In just three days, President Donald J. Trump and the Republican Party scored a historic political hat-trick that will help propel the president and the Republican Party to victory in 2020.
With the caucus disaster in Iowa, the Democratic Party proved it cannot run its own voting system in one small state, let alone major components of the U.S. economy. With the eyes of the nation waiting for the results, no score was put on the board. Even using the latest technology developed by high-ranking Democratic politicos-turned-tech-entrepreneurs, the system failed. As a result, no Democratic presidential candidate benefited from the “Big Mo” that comes from being the declared winner on election night.
Even though the president had nothing to do with this, he will benefit from the Democrats’ failure. The president, by the way, won the Republican caucuses, easily dismissing his two opponents with 97 percent of the vote and without any problems in the tabulation of the votes. The results were reported immediately and early that night for the world to see.
The eyes of the nation then turned from Iowa’s state capital to our nation’s capital.
In his third State of the Union address, the president appeared at the rostrum of the House of Representatives and delivered a speech considered by many on both sides of the aisle to be a home run.
In a solemn yet proud voice, the president listed off some of the major accomplishments of his first three years in office – from the lowest levels of black and Hispanic unemployment in U.S. history to the exploding growth in incomes and net worth for lower-income workers. It was like a cascade of high notes leading to the crescendo: “This is a blue-collar boom.”
This will become a major theme in Trump’s re-election as he continues his political assault on the Democrats’ traditional, but perhaps now former, electoral strongholds in the industrial Midwest.
In addition to proving how he was making America great again, the president wove within his remarks a series of poignant and heartfelt tributes to the accomplishments of some great Americans. He honored one of the last of those heroic fighter pilots, the Tuskegee Airmen – a 100-year-old named Charles McGee, whom the president had promoted to brigadier general earlier that day.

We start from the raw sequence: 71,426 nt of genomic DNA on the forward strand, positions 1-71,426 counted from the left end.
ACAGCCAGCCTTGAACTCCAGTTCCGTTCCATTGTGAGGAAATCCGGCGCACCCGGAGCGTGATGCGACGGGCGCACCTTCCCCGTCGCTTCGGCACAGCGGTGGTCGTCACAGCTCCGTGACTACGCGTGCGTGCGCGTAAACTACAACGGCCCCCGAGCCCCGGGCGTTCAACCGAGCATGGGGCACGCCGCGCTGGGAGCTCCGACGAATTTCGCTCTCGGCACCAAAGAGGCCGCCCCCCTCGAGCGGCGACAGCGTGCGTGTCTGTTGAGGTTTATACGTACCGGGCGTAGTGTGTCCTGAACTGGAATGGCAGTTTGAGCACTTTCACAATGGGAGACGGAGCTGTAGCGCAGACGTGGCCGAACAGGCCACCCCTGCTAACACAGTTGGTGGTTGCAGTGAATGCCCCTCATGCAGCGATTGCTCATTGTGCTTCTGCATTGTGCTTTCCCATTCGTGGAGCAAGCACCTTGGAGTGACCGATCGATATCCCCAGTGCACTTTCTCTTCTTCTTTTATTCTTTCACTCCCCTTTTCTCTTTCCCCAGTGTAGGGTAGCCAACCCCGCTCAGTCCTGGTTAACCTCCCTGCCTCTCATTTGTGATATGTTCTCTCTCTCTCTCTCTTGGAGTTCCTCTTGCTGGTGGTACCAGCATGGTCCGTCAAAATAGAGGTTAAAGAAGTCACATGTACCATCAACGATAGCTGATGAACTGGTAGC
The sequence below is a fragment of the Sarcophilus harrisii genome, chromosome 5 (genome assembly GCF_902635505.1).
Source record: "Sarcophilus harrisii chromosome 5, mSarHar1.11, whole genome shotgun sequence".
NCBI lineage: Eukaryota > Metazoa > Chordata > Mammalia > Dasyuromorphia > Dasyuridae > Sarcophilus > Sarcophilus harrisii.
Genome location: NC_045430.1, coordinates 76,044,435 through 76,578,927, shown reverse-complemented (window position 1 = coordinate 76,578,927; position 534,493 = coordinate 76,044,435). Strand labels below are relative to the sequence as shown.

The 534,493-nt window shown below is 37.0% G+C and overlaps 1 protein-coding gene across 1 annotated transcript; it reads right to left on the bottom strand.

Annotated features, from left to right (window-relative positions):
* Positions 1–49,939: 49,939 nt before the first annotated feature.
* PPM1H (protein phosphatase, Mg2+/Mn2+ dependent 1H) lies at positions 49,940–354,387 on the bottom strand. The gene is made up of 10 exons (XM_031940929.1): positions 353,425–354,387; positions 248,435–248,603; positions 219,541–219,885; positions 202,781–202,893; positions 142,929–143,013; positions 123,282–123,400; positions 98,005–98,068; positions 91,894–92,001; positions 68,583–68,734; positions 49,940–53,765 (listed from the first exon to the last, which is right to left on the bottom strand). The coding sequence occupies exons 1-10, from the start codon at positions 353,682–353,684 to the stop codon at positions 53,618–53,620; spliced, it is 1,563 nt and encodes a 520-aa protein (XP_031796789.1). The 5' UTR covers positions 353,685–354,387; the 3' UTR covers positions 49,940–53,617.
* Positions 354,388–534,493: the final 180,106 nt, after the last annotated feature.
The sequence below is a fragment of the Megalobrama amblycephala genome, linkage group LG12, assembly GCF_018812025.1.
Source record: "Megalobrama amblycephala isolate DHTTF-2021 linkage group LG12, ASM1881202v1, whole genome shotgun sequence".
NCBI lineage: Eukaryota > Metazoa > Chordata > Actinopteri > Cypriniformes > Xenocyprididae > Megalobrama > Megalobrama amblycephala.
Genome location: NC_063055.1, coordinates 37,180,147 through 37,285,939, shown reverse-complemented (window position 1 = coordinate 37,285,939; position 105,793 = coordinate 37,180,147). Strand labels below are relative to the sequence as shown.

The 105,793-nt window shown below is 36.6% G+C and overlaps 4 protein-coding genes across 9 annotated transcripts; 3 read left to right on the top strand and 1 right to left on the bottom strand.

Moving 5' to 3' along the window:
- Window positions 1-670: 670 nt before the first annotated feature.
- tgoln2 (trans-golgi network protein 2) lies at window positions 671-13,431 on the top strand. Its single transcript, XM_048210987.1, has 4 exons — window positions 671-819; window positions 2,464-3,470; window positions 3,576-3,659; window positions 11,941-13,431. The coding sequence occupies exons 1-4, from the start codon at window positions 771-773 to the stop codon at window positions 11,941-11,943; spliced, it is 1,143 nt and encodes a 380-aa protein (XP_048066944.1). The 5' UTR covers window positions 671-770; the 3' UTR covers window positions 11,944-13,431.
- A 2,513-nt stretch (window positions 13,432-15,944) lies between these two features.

He also lauded the sacrifice of the young humanitarian worker, Kayla Mueller, who provided relief to those suffering in war-torn Syria, until she was imprisoned and murdered by the ISIS leader al-Baghdadi. With the girl’s parents holding up a picture of their beautiful daughter, the president told of how our elite special-forces unit that killed al-Baghdadi used her birthdate as their mission’s code word and how America’s warriors never forgot Kayla. It was hard not to be moved by this example of the goodness and toughness of the American people.
In an effort to both do good and expand political support for himself and the Republican Party, the president used the speech to tout some policy proposals that may appeal to potential new Republican constituencies.
He promoted his Education Freedom Scholarships and Opportunities Act by awarding a tuition scholarship right there on national television to a smiling fourth-grade student from Philadelphia. She’s the daughter of a single mother who had to pull her out of the private Christian school she had attended because the $5,200 tuition was too much. The president blamed Democratic Pennsylvania Gov. Tom Wolf’s vetoing of a $100-million expansion of the state’s Educational Improvement Tax Credit. Now, Mom can return her daughter to private school, if that’s her choice, thanks to Trump.
Look for the president to continue his appeal to inner-city and black voters. Even his staunchest critics are pointing out how his programs are benefiting black Americans and are worried about his effectiveness in bringing about Blexit.
The day after his State of the Union address, the president scored the most important win of his presidency.
The Senate found him not guilty of both articles of impeachment, with only one Republican senator voting against him. With his acquittal, the president has delivered perhaps the biggest blow of all to the Democratic Party and revealed the incompetence of Democrats in the House for bringing half-baked impeachment articles without having finished their own work.
Even worse for Democrats, Speaker of the House Nancy Pelosi knew she would never have the votes in the Senate to convict. Yet in a political blunder of historic proportions, she led her party down the path to acquittal and possibly to electoral doom this fall.
From Iowa to the rostrum of the House to the well of the Senate, the president has achieved a remarkable political hat-trick, defeating the Democrats at every turn. The president now enjoys his highest approval ratings ever.
Perhaps that’s why Pelosi, in a tantrum that would make the typical toddler proud, angrily ripped up the president’s State of the Union speech on national television. That’s because the speech proves how Trump and the Republicans are winning, winning, winning and how Pelosi and the Democrats are, well, not.
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